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A 'space' oddity


I have this ..err, problem? No, it isn’t a ‘problem’, it is more ‘an opportunity’.

Let me explain by way of pictorial meandering.

Approaching the front gate, this is the view you would get. A first glimpse of the garden, probably without the dog, but he does like to bask on the front lawn in the sun if perchance there be any sun to bask in; It is a bit lacking this year. The chances are high that as a visitor he (dog) would be jumping excitedly at the gate or fence and wagging his tail in expectation of lots of attention from someone new… He likes people.

Anyway, here is the view over the gate…

As you can see there is not a lot to see. Oh, There are a couple of things of interest but nothing that takes the eye. Well, there is the arch, I suppose. And beside it the recently identified Myrtle (Thanks to GoY. Thanks people.), and there are a couple of Azalea/ Rhodos that delight when they are in bloom. But beyond that…

The area – from fence to the arch – is bound by edging. There is a narrow, paved pathway immediately below the hedge to allow access for trimming. And the arch sits alone with no discernable access. It is oddly placed.

It is also firmly fixed and only sawing it off at its foundations would remove it. I like it as a feature to grow plants up and over, but its placement here is just.. wrong. It will stay until it rots, I have no intention of removing it. We can work around it. It does support an existing Clematis ‘Princess of Wales’, and another whose name eludes me. There was a honeysuckle but I oiked it out and relocated it.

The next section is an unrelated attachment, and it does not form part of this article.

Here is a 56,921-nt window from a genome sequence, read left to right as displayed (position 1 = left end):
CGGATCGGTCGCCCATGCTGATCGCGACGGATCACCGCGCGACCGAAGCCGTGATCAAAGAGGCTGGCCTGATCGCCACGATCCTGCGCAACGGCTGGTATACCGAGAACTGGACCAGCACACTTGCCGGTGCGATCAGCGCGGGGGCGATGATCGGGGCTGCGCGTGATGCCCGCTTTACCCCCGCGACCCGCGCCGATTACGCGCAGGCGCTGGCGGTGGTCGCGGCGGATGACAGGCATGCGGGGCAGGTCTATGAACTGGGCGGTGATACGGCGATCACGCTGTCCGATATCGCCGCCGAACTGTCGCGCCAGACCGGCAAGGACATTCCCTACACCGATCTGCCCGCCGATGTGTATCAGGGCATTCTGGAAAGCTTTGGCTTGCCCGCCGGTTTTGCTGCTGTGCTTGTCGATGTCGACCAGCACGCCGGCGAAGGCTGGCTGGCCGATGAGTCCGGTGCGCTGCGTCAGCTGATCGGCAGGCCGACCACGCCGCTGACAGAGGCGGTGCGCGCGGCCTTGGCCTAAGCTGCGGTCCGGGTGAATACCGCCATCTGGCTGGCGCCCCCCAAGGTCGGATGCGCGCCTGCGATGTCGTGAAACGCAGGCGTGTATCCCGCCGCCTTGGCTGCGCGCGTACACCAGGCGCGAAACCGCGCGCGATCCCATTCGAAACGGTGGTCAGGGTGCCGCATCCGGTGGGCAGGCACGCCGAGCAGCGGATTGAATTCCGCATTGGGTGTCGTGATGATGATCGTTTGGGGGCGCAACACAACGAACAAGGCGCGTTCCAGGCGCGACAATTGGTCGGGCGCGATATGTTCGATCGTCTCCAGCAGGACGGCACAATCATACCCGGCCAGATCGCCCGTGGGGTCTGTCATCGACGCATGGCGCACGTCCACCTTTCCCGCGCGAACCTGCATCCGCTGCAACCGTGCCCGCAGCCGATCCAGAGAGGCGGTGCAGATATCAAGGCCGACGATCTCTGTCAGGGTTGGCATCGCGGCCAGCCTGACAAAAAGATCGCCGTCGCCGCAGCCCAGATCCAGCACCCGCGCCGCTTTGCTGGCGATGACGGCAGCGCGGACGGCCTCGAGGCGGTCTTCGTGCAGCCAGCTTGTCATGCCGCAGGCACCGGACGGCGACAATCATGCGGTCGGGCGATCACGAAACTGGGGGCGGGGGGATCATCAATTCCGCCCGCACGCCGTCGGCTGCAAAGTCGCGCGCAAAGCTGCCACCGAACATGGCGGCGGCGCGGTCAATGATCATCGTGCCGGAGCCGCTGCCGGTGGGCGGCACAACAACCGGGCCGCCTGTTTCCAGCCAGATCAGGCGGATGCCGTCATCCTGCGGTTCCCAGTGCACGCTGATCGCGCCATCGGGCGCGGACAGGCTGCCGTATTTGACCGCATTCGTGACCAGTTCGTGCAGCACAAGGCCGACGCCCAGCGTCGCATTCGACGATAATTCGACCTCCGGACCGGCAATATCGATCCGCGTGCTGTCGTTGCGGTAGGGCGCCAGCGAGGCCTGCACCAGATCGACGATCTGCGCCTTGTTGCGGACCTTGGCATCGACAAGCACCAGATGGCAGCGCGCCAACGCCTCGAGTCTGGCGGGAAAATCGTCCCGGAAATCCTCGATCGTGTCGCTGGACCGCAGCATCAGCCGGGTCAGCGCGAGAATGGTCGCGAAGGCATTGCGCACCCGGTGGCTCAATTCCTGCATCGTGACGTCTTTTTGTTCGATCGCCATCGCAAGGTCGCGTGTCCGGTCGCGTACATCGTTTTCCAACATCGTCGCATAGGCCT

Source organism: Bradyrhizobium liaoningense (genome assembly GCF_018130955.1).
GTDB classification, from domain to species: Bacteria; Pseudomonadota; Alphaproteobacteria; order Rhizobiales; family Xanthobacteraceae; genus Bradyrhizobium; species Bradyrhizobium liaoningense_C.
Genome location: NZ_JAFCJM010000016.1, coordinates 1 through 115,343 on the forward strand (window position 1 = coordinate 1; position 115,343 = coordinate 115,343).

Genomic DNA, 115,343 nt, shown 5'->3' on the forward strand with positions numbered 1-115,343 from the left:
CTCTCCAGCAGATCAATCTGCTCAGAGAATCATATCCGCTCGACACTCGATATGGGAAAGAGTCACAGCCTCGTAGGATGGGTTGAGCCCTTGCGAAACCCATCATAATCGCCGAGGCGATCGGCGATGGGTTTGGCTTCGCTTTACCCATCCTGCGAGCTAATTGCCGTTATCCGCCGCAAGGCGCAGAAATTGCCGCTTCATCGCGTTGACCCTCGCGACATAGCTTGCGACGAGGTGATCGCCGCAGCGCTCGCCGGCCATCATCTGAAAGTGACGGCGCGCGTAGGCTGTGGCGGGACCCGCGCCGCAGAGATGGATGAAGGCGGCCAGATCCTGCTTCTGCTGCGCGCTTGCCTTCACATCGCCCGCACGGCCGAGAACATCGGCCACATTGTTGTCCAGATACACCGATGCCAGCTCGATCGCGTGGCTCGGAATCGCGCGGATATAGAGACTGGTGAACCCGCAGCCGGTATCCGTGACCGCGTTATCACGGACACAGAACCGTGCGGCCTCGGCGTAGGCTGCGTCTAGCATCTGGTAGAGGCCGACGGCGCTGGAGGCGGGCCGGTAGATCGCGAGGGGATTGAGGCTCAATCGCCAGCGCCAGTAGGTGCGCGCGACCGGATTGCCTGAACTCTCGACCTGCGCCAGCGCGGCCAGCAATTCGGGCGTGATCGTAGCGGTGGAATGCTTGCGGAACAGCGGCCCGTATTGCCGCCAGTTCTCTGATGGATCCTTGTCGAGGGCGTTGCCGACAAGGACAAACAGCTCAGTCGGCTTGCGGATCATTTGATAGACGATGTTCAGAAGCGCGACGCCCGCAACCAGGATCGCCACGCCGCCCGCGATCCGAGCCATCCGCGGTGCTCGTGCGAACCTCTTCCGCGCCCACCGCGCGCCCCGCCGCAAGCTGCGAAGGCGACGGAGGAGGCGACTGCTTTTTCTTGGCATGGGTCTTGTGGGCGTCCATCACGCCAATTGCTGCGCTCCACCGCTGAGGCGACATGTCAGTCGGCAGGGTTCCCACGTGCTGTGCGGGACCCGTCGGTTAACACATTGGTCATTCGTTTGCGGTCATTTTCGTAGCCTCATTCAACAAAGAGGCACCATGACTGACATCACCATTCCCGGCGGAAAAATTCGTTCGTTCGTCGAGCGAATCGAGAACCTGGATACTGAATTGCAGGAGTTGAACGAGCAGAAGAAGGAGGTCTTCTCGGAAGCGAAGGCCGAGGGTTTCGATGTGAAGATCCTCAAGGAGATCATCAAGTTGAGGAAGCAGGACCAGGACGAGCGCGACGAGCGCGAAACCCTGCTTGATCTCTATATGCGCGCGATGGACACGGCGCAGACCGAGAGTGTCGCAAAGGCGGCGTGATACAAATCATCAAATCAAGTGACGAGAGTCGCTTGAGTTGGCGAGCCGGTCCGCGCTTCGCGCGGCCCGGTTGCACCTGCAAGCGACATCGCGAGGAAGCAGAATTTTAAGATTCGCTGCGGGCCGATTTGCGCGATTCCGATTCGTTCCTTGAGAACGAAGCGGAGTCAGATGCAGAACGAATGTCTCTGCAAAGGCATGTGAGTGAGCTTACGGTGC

Elswhere Aster rules. Along with a series of large clumps of Helleborus foetidus. Oh, not to mention a large clump of this…

Orange Hawkbit (Hieracium brunneocroceum) Goodness me it spreads! But I love it.

A couple of Tulip bulbs put in a brief appearance, then they vanish. Leaving this to carry us through until late summer when the Aster come into their own…

And here is the area when viewed from the lawn.

Aspect for the above is – The hedgeline is facing just east of north. Less than NNE I guess. It gets shelter from midday sun by the hedge and is in shade when the sun dips below the house to the west.

I have a cunning plan – In that (just visible) patch of bare earth I plan to plant a tree…

My measured conclusion on what to put in there is -

Pyrus salicifolia ‘pendula’ (weeping pear tree)

Let its unruly behaviour do what it will to fill the space. If it gets intrusive over the path (given a few years), just give it a prune back into place. Lovely silver-grey foliage and a bit of blossom to give a bit more brightness.

Well, that’s my thought… What do you think? Further suggestions/ideas gratefully recieved.


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We had an ornamental pear like that, ok but the flowers being white were insignificant and half the year were bare branches,